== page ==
PB: What I’d say though, in the Argentinian situation there was a difference that, because there had been this collapse in 2001, you had the situation where people would go out and find that in their neighbourhood someone had written in chalk, on the corner of the road: “Meeting here, Wednesday 7 o’clock”, and people would come. Now, our situation at the moment is that still, even within the crisis, we have that people are still atomised into their individual things, so that if we go out and write “Meeting here 7 o’clock Wednesday”, no one will come. So our problem first of all is to break through that lack of collectivity that we have at the moment. There’ s still this capitalist mentality of everyone staying at home and watching the world through their TV screen. And that’s.. yeah, I don’t think.. because we need that mental transformation for people to have that confidence to say: “Yes, we can make alternative institutions, cooperatives, stuff like that. And I think to a certain.. I’m coming back to what Manu is saying that by winning even small achievements through the unions and stuff like that, that is a way of trying to..

MB: I think if you had the classical idea about unemployment that is the reserve army of the labour force. While there is unemployment, the lower the bargaining capacity of the still-employed workers. So, if part of the reserve army is becoming a army… [PB: guerrilla army!] .. or just army - they are in the economy, put themselves in the economy by themselves. This is a very big blow to the capitalist economy. They say: “Ok, if we don’t give decent wages, our best workers they flee to the cooperatives”.

MG: The problem is that as happened in Argentina, in a situation of crisis that crisis is objective. And this crisis not only for the hierarch[ical] enterprise, is a crisis for the cooperative too. And what was the case in Argentina? … in Argentina was, that the most of the companies taken, was the companies without, er.. proveedores? [suppliers] and sin cliente [without clients], without investment, without credit, without nothing. Without machinery.

MB: But they changed it..

MG: No. It was a project defeated.

MB: No, there were enterprises that now are..

MG: But they are islands. They are exceptions. The movement as a whole was defeated. You can talk with the comrades of the Red Libertaria. They have written a recent article. What’s the problem? We can create islands of self-management in the core of the capitalist system, as a strategy.. I think is a very marginal strategy and it only works in... [PB: like the kibbutzes in Israel...] ..in concrete moments of vacancy of the system. As a way of survive. But in the moment in Argentina it started the economic recuperation, most of the cooperatives or the initiatives for surviving, disappeared. There are only a few [surviving]. And these ones have been promoted or sustained by militant work. So the workers there are doing an extra effort. [PB: self-exploitation?] Yes. So I think it’s a very complicated way. I’m not against the cooperatives but I think that its a strategy with many limits.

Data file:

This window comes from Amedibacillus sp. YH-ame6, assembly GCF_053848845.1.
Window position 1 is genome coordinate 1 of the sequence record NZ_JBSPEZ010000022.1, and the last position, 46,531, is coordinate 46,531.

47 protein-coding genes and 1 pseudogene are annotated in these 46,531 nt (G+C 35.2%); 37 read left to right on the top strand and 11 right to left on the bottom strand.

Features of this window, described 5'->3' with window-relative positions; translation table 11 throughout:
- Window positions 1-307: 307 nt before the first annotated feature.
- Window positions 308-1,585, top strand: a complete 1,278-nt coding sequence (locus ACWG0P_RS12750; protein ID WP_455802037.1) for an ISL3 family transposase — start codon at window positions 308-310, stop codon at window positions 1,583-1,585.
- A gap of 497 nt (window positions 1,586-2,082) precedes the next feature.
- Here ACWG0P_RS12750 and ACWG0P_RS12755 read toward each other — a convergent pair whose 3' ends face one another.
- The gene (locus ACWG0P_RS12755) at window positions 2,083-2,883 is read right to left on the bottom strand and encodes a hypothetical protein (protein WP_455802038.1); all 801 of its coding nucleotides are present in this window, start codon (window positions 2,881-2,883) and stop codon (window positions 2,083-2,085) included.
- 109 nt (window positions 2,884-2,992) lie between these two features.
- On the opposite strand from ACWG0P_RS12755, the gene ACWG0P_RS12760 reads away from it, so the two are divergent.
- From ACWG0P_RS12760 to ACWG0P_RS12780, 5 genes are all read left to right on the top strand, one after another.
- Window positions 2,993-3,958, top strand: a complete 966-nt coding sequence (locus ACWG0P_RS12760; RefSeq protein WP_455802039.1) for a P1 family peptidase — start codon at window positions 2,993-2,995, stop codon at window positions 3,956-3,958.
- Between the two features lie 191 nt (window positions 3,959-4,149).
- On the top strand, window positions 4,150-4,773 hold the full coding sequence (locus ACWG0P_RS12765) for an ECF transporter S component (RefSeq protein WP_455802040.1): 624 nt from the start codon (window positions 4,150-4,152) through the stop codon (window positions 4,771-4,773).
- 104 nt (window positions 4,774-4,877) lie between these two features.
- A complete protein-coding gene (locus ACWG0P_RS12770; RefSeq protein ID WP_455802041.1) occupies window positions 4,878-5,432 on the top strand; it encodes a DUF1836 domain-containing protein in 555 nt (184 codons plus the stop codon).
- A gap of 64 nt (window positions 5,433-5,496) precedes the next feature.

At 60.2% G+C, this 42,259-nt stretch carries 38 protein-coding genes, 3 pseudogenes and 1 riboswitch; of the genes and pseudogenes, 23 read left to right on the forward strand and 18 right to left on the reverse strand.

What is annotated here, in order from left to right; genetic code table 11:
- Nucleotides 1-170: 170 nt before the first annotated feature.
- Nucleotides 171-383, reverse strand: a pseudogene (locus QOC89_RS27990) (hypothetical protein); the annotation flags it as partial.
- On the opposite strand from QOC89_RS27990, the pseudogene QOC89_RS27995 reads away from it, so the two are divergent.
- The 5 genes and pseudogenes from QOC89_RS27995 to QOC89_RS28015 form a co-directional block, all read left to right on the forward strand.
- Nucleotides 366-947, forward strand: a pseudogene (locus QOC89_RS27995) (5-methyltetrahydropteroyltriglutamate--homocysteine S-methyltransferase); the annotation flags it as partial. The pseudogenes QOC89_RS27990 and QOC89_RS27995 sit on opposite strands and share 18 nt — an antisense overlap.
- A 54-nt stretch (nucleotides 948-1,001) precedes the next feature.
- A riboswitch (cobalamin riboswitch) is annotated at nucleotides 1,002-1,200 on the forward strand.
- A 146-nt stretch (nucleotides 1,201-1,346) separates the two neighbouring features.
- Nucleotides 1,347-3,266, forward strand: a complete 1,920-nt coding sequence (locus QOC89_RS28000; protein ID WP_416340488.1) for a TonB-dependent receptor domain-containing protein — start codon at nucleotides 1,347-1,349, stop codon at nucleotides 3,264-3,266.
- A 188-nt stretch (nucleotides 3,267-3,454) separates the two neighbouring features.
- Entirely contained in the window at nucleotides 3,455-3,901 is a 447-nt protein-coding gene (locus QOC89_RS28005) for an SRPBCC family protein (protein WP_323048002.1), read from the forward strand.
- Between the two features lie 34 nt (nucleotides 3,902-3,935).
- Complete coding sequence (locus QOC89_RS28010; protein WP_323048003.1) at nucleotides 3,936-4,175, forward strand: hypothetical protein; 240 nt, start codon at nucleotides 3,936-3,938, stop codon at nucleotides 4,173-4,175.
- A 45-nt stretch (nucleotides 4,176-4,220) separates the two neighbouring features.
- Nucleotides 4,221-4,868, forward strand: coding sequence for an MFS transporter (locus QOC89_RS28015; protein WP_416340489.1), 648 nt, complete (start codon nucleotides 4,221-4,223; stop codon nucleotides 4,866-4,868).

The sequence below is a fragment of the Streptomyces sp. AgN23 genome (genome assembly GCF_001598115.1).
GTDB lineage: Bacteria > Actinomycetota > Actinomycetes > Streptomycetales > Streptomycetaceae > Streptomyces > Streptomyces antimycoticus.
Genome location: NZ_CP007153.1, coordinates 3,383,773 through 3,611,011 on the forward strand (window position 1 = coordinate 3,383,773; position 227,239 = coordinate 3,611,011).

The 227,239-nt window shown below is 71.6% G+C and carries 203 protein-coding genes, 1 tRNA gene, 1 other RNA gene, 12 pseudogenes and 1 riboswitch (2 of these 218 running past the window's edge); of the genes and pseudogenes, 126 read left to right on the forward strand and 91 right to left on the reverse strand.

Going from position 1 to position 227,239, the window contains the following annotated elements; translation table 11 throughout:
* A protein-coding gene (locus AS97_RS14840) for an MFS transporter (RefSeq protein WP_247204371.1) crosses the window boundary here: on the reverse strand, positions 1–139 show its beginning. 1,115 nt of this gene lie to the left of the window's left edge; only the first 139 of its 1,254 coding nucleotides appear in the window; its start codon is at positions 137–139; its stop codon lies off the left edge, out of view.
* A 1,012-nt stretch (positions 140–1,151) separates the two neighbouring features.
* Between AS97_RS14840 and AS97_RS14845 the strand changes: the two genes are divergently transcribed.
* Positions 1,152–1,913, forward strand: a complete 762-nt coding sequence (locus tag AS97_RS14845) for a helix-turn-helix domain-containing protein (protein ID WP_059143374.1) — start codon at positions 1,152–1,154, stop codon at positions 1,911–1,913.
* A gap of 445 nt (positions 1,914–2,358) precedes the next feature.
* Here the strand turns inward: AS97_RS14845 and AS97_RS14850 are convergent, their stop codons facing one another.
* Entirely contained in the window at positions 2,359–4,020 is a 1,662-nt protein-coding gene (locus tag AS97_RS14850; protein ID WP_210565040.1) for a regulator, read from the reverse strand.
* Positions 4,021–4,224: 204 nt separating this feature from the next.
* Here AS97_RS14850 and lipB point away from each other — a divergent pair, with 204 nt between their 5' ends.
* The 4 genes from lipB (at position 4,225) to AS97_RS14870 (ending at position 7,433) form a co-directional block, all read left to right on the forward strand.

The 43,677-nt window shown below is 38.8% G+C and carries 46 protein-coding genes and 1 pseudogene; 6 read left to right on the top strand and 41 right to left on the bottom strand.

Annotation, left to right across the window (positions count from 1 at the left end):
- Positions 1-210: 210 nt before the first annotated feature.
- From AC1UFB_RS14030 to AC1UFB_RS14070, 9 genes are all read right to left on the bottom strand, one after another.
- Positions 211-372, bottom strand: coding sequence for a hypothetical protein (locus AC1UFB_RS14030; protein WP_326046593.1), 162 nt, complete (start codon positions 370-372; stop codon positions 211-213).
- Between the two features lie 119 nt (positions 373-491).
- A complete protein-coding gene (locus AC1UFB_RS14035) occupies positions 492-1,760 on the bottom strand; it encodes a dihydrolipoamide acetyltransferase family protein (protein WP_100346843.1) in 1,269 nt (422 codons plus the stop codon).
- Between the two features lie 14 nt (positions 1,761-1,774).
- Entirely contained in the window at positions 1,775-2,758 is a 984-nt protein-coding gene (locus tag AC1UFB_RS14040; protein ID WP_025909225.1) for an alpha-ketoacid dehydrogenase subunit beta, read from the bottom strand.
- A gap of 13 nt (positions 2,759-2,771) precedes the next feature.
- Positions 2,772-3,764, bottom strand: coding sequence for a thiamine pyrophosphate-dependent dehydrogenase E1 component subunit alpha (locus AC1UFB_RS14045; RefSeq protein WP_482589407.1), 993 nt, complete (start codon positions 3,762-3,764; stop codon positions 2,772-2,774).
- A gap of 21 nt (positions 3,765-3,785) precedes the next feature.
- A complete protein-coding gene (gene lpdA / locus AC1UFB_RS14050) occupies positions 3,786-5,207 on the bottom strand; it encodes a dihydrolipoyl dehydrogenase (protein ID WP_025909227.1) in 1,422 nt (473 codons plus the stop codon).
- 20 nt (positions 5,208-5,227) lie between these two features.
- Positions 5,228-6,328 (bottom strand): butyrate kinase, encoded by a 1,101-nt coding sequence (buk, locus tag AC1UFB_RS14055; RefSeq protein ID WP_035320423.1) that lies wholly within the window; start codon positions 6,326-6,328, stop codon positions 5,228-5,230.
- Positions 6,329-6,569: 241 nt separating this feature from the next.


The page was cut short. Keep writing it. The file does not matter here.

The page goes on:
MB: You are right. But I have to say that we are in a mainly a service provider society. Parts of our society that are devoted for material goods, is a minority. Mainly we are service providers, [MG: in our countries] in our countries, in Europe, it is for Europe that I am talking. I know that of course we are profiting, we are taking from the third world countries goods, because otherwise, heh, we could not survive [laughter] .. exactly. And so, .. our food comes from somewhere, of course. But for the moment we have economies that are very heavily based on service. So it is necessary to asses this problem that at the present we have high competent unemployed personel. That for instance, would be able to make one school as self-managed cooperative school. Of course it would not be aimed to.. how do you say ..it would have a, lets say, solidaire [adj. form of solidarity] attitude and let people of small income.. But we let this corporate sector of the, for instance, the high-quality school. There are many now, in spite of the crisis, they are not in crisis now, you know. In my country this sector, the private schools of high-quality, they have huge files of parents that want their children to be inscribed in this school. And why it has to be run in a capitalist way? No need.

MG: But you are not solving the problem.

MB: I’m not solving any problem. I only want to find ways of fighting.There are many ways. Unions - you are right. Confrontational forms of class struggle - and also we should build something that is providing us with subsistence and another culture. We don’t have to invent the things that were invented two centuries ago. And cooperatives seem to be a solution. If .. now unemployed, I would try to form a cooperative with other comrades so we can go to the market and say “we offer these services in these conditions and .. we are good professionals..” So I believe it has a chance to..